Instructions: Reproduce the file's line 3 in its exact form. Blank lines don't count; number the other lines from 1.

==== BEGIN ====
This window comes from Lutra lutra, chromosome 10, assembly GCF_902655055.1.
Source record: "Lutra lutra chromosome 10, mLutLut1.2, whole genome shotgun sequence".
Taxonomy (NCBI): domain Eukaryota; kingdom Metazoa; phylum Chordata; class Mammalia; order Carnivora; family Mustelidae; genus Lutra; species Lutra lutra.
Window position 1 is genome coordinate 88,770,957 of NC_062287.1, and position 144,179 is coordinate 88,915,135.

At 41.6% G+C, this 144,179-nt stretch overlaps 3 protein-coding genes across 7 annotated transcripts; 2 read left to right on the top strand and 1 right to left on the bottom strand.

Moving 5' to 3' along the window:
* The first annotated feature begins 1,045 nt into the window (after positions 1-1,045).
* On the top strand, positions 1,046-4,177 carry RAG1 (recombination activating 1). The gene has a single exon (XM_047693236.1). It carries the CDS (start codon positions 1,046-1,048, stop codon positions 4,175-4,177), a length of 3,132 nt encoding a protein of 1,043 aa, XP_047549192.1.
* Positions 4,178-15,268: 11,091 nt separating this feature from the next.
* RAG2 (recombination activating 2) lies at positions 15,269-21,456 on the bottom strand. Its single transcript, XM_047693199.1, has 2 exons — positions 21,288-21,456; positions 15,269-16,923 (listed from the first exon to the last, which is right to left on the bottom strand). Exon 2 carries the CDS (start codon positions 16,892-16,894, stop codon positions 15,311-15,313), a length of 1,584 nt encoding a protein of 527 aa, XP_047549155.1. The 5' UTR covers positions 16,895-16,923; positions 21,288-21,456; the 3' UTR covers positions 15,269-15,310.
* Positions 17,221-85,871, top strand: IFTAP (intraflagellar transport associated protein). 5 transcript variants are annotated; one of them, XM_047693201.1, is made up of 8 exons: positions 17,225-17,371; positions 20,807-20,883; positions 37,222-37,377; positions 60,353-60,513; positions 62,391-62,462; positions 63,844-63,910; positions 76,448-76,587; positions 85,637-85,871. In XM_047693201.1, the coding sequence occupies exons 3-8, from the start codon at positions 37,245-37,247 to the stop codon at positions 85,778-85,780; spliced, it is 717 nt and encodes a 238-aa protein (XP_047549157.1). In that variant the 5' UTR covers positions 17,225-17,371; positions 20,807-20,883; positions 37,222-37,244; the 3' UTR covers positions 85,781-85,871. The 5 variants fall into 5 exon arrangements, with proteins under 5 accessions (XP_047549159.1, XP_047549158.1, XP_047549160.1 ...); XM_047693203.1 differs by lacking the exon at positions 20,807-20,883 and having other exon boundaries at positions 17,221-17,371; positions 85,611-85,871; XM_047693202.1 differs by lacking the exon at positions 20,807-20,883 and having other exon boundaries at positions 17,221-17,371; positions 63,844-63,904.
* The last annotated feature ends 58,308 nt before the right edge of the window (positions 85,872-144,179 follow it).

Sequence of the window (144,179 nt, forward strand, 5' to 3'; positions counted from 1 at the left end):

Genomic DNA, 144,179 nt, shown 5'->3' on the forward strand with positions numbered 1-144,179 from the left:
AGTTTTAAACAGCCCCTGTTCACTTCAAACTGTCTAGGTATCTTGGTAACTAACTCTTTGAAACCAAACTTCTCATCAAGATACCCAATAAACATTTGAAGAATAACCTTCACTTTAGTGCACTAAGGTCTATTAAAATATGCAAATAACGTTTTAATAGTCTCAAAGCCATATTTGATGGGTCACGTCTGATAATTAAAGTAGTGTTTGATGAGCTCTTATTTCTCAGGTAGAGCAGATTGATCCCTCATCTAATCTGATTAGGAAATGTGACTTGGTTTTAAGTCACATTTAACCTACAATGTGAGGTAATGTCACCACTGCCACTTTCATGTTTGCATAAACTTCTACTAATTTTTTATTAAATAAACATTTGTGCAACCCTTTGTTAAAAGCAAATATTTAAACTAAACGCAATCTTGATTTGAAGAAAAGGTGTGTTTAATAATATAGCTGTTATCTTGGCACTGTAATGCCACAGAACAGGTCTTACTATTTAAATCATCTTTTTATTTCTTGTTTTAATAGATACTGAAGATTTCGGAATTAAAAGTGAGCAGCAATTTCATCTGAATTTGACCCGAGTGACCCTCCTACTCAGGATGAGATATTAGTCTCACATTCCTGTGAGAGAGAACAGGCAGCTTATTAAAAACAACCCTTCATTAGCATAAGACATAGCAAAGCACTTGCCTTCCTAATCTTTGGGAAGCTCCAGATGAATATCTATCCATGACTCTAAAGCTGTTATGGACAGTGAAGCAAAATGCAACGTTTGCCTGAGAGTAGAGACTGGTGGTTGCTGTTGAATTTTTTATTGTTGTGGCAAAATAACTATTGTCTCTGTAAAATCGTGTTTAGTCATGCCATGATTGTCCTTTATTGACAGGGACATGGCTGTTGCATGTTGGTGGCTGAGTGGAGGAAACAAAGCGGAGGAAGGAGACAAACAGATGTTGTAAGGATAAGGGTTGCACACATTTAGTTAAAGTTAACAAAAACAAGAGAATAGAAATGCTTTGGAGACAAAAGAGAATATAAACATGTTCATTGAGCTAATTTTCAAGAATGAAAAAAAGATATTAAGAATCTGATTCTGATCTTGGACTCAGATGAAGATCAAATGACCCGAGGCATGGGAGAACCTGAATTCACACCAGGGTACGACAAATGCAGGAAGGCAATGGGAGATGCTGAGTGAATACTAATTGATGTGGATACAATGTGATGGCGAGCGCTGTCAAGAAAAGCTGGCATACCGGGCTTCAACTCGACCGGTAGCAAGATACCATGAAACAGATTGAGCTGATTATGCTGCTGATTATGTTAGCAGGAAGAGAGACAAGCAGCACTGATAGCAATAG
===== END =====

Taxonomy (NCBI): domain Eukaryota; kingdom Metazoa; phylum Chordata; class Mammalia; order Carnivora; family Mustelidae; genus Lutra; species Lutra lutra.